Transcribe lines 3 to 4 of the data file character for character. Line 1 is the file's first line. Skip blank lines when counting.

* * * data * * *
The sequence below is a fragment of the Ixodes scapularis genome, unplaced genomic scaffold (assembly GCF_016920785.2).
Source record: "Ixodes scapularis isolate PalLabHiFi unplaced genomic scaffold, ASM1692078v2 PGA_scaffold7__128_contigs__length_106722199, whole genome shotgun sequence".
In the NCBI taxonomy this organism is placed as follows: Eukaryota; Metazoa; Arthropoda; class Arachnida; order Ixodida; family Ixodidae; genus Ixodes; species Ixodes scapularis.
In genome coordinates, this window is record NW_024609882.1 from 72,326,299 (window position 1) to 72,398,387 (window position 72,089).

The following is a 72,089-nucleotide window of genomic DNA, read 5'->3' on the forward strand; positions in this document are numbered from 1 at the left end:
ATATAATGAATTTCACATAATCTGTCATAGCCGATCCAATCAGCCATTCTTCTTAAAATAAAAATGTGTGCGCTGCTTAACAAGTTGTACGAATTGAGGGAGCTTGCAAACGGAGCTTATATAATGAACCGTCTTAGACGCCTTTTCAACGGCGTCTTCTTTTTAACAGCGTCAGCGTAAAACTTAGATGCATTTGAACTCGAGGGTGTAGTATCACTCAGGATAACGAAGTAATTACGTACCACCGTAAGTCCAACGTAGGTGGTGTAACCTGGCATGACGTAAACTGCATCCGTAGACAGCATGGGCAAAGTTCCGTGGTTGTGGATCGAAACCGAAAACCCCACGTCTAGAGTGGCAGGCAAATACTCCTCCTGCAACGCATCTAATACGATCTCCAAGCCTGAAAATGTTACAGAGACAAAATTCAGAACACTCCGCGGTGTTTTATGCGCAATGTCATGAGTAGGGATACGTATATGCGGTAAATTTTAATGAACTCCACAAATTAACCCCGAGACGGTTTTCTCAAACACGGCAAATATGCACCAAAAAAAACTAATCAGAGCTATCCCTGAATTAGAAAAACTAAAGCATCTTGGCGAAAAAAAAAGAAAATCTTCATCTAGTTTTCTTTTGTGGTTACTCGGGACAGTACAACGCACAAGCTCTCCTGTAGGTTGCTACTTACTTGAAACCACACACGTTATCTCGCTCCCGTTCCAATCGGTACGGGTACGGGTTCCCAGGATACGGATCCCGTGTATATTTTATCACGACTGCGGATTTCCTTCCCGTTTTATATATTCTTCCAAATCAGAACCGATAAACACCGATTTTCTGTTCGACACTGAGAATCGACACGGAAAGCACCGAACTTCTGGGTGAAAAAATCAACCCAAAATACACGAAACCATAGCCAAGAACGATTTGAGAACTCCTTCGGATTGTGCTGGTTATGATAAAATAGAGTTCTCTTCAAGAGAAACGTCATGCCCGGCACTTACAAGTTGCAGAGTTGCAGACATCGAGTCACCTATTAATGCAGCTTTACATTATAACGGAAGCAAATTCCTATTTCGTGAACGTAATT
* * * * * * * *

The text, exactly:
In the NCBI taxonomy this organism is placed as follows: Eukaryota; Metazoa; Arthropoda; class Arachnida; order Ixodida; family Ixodidae; genus Ixodes; species Ixodes scapularis.
In genome coordinates, this window is record NW_024609882.1 from 72,326,299 (window position 1) to 72,398,387 (window position 72,089).